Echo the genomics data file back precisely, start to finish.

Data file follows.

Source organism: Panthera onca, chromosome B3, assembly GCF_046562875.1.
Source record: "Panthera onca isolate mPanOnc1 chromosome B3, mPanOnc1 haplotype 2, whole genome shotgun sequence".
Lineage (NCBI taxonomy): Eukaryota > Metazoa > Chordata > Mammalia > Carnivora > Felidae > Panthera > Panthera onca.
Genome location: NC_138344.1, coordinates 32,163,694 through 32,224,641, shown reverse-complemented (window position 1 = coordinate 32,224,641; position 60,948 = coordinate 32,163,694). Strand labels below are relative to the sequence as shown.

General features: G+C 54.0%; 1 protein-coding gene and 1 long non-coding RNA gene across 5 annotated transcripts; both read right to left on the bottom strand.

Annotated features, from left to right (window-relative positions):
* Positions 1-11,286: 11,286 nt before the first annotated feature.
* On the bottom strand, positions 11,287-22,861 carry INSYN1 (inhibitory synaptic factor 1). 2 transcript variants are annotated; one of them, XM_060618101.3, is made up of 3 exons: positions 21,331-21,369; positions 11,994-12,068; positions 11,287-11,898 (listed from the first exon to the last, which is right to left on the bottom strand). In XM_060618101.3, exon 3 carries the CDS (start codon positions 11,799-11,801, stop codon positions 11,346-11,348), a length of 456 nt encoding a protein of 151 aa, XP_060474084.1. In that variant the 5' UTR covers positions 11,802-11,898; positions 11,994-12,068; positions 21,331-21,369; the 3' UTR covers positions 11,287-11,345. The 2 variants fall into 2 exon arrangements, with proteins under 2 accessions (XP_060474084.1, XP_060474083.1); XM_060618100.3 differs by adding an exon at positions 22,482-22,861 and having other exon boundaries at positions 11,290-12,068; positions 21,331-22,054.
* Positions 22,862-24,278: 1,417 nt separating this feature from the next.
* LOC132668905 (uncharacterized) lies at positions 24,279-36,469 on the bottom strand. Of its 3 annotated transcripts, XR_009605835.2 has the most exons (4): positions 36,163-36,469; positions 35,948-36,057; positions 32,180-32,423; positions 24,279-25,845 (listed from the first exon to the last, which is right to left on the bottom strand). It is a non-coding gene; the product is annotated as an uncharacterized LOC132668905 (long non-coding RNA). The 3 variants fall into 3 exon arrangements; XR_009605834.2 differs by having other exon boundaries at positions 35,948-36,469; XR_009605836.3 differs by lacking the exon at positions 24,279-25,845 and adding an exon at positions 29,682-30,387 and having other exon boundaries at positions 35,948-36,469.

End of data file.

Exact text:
Source organism: Panthera onca, chromosome B3, assembly GCF_046562875.1.
Source record: "Panthera onca isolate mPanOnc1 chromosome B3, mPanOnc1 haplotype 2, whole genome shotgun sequence".
Lineage (NCBI taxonomy): Eukaryota > Metazoa > Chordata > Mammalia > Carnivora > Felidae > Panthera > Panthera onca.
Genome location: NC_138344.1, coordinates 32,163,694 through 32,224,641, shown reverse-complemented (window position 1 = coordinate 32,224,641; position 60,948 = coordinate 32,163,694). Strand labels below are relative to the sequence as shown.

General features: G+C 54.0%; 1 protein-coding gene and 1 long non-coding RNA gene across 5 annotated transcripts; both read right to left on the bottom strand.

Annotated features, from left to right (window-relative positions):
* Positions 1-11,286: 11,286 nt before the first annotated feature.
* On the bottom strand, positions 11,287-22,861 carry INSYN1 (inhibitory synaptic factor 1). 2 transcript variants are annotated; one of them, XM_060618101.3, is made up of 3 exons: positions 21,331-21,369; positions 11,994-12,068; positions 11,287-11,898 (listed from the first exon to the last, which is right to left on the bottom strand). In XM_060618101.3, exon 3 carries the CDS (start codon positions 11,799-11,801, stop codon positions 11,346-11,348), a length of 456 nt encoding a protein of 151 aa, XP_060474084.1. In that variant the 5' UTR covers positions 11,802-11,898; positions 11,994-12,068; positions 21,331-21,369; the 3' UTR covers positions 11,287-11,345. The 2 variants fall into 2 exon arrangements, with proteins under 2 accessions (XP_060474084.1, XP_060474083.1); XM_060618100.3 differs by adding an exon at positions 22,482-22,861 and having other exon boundaries at positions 11,290-12,068; positions 21,331-22,054.
* Positions 22,862-24,278: 1,417 nt separating this feature from the next.
* LOC132668905 (uncharacterized) lies at positions 24,279-36,469 on the bottom strand. Of its 3 annotated transcripts, XR_009605835.2 has the most exons (4): positions 36,163-36,469; positions 35,948-36,057; positions 32,180-32,423; positions 24,279-25,845 (listed from the first exon to the last, which is right to left on the bottom strand). It is a non-coding gene; the product is annotated as an uncharacterized LOC132668905 (long non-coding RNA). The 3 variants fall into 3 exon arrangements; XR_009605834.2 differs by having other exon boundaries at positions 35,948-36,469; XR_009605836.3 differs by lacking the exon at positions 24,279-25,845 and adding an exon at positions 29,682-30,387 and having other exon boundaries at positions 35,948-36,469.